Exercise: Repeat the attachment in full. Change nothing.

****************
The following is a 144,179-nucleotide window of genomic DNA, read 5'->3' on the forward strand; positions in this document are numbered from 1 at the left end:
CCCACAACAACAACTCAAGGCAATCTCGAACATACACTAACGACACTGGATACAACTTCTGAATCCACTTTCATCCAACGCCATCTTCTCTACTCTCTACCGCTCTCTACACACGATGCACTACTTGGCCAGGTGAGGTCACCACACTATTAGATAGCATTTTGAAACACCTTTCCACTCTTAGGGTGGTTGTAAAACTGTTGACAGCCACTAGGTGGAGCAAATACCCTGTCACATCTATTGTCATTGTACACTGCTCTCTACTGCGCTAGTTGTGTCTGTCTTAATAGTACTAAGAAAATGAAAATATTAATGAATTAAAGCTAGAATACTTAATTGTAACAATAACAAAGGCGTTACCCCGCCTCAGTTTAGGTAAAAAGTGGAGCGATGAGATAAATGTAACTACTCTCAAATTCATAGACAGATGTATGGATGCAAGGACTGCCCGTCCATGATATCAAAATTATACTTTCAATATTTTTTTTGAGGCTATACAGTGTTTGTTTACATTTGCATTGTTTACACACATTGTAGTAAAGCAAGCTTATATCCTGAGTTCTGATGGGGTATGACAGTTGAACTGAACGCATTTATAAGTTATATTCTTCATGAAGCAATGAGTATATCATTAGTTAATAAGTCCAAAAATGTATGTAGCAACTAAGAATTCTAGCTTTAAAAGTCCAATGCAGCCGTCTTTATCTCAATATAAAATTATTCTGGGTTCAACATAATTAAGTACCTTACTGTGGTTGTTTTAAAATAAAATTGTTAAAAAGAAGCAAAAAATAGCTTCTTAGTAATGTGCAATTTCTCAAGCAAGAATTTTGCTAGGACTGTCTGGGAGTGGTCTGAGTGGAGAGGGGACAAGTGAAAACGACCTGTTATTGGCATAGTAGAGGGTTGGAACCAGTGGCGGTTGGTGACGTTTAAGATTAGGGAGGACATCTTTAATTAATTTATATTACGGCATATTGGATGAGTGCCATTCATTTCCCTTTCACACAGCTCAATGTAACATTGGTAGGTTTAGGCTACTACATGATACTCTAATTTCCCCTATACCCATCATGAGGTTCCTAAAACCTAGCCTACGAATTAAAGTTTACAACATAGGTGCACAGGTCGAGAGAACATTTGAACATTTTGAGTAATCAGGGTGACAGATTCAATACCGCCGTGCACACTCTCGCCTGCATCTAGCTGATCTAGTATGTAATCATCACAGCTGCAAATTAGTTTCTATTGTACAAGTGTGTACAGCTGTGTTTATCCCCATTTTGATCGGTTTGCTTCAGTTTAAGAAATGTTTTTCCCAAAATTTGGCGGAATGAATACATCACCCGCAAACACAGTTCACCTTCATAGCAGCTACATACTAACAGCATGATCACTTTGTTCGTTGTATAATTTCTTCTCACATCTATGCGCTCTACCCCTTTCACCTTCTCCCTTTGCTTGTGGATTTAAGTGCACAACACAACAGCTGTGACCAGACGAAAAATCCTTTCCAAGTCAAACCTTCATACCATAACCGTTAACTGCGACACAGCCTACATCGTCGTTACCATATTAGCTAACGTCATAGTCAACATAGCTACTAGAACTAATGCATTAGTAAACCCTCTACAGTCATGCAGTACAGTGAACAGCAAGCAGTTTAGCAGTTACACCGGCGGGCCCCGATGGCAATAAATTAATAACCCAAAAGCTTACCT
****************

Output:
The following is a 144,179-nucleotide window of genomic DNA, read 5'->3' on the forward strand; positions in this document are numbered from 1 at the left end:
CCCACAACAACAACTCAAGGCAATCTCGAACATACACTAACGACACTGGATACAACTTCTGAATCCACTTTCATCCAACGCCATCTTCTCTACTCTCTACCGCTCTCTACACACGATGCACTACTTGGCCAGGTGAGGTCACCACACTATTAGATAGCATTTTGAAACACCTTTCCACTCTTAGGGTGGTTGTAAAACTGTTGACAGCCACTAGGTGGAGCAAATACCCTGTCACATCTATTGTCATTGTACACTGCTCTCTACTGCGCTAGTTGTGTCTGTCTTAATAGTACTAAGAAAATGAAAATATTAATGAATTAAAGCTAGAATACTTAATTGTAACAATAACAAAGGCGTTACCCCGCCTCAGTTTAGGTAAAAAGTGGAGCGATGAGATAAATGTAACTACTCTCAAATTCATAGACAGATGTATGGATGCAAGGACTGCCCGTCCATGATATCAAAATTATACTTTCAATATTTTTTTTGAGGCTATACAGTGTTTGTTTACATTTGCATTGTTTACACACATTGTAGTAAAGCAAGCTTATATCCTGAGTTCTGATGGGGTATGACAGTTGAACTGAACGCATTTATAAGTTATATTCTTCATGAAGCAATGAGTATATCATTAGTTAATAAGTCCAAAAATGTATGTAGCAACTAAGAATTCTAGCTTTAAAAGTCCAATGCAGCCGTCTTTATCTCAATATAAAATTATTCTGGGTTCAACATAATTAAGTACCTTACTGTGGTTGTTTTAAAATAAAATTGTTAAAAAGAAGCAAAAAATAGCTTCTTAGTAATGTGCAATTTCTCAAGCAAGAATTTTGCTAGGACTGTCTGGGAGTGGTCTGAGTGGAGAGGGGACAAGTGAAAACGACCTGTTATTGGCATAGTAGAGGGTTGGAACCAGTGGCGGTTGGTGACGTTTAAGATTAGGGAGGACATCTTTAATTAATTTATATTACGGCATATTGGATGAGTGCCATTCATTTCCCTTTCACACAGCTCAATGTAACATTGGTAGGTTTAGGCTACTACATGATACTCTAATTTCCCCTATACCCATCATGAGGTTCCTAAAACCTAGCCTACGAATTAAAGTTTACAACATAGGTGCACAGGTCGAGAGAACATTTGAACATTTTGAGTAATCAGGGTGACAGATTCAATACCGCCGTGCACACTCTCGCCTGCATCTAGCTGATCTAGTATGTAATCATCACAGCTGCAAATTAGTTTCTATTGTACAAGTGTGTACAGCTGTGTTTATCCCCATTTTGATCGGTTTGCTTCAGTTTAAGAAATGTTTTTCCCAAAATTTGGCGGAATGAATACATCACCCGCAAACACAGTTCACCTTCATAGCAGCTACATACTAACAGCATGATCACTTTGTTCGTTGTATAATTTCTTCTCACATCTATGCGCTCTACCCCTTTCACCTTCTCCCTTTGCTTGTGGATTTAAGTGCACAACACAACAGCTGTGACCAGACGAAAAATCCTTTCCAAGTCAAACCTTCATACCATAACCGTTAACTGCGACACAGCCTACATCGTCGTTACCATATTAGCTAACGTCATAGTCAACATAGCTACTAGAACTAATGCATTAGTAAACCCTCTACAGTCATGCAGTACAGTGAACAGCAAGCAGTTTAGCAGTTACACCGGCGGGCCCCGATGGCAATAAATTAATAACCCAAAAGCTTACCT